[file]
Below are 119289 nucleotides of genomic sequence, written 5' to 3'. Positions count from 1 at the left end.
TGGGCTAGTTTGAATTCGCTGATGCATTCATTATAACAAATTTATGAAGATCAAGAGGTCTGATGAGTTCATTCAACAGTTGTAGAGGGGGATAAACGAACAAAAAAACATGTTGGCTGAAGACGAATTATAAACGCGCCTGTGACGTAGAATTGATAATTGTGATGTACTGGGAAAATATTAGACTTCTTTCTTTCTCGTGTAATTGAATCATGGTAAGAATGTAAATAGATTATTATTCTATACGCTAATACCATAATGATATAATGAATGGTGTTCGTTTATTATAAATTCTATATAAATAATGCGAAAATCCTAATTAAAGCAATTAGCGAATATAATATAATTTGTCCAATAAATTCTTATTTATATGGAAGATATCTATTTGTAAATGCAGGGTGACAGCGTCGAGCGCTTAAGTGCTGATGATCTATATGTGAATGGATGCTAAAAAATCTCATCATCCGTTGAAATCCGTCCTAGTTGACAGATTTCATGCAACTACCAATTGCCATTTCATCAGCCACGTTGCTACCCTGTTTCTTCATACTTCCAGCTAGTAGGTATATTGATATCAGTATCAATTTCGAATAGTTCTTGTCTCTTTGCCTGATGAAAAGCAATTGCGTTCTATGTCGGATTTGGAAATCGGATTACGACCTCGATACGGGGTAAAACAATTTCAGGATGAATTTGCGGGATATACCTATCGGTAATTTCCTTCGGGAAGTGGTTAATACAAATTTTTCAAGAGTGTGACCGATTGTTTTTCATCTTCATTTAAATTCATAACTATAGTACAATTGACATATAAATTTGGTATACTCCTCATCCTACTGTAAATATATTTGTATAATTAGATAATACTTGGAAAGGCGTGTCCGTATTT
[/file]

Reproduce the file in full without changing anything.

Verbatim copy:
Below are 119289 nucleotides of genomic sequence, written 5' to 3'. Positions count from 1 at the left end.
TGGGCTAGTTTGAATTCGCTGATGCATTCATTATAACAAATTTATGAAGATCAAGAGGTCTGATGAGTTCATTCAACAGTTGTAGAGGGGGATAAACGAACAAAAAAACATGTTGGCTGAAGACGAATTATAAACGCGCCTGTGACGTAGAATTGATAATTGTGATGTACTGGGAAAATATTAGACTTCTTTCTTTCTCGTGTAATTGAATCATGGTAAGAATGTAAATAGATTATTATTCTATACGCTAATACCATAATGATATAATGAATGGTGTTCGTTTATTATAAATTCTATATAAATAATGCGAAAATCCTAATTAAAGCAATTAGCGAATATAATATAATTTGTCCAATAAATTCTTATTTATATGGAAGATATCTATTTGTAAATGCAGGGTGACAGCGTCGAGCGCTTAAGTGCTGATGATCTATATGTGAATGGATGCTAAAAAATCTCATCATCCGTTGAAATCCGTCCTAGTTGACAGATTTCATGCAACTACCAATTGCCATTTCATCAGCCACGTTGCTACCCTGTTTCTTCATACTTCCAGCTAGTAGGTATATTGATATCAGTATCAATTTCGAATAGTTCTTGTCTCTTTGCCTGATGAAAAGCAATTGCGTTCTATGTCGGATTTGGAAATCGGATTACGACCTCGATACGGGGTAAAACAATTTCAGGATGAATTTGCGGGATATACCTATCGGTAATTTCCTTCGGGAAGTGGTTAATACAAATTTTTCAAGAGTGTGACCGATTGTTTTTCATCTTCATTTAAATTCATAACTATAGTACAATTGACATATAAATTTGGTATACTCCTCATCCTACTGTAAATATATTTGTATAATTAGATAATACTTGGAAAGGCGTGTCCGTATTT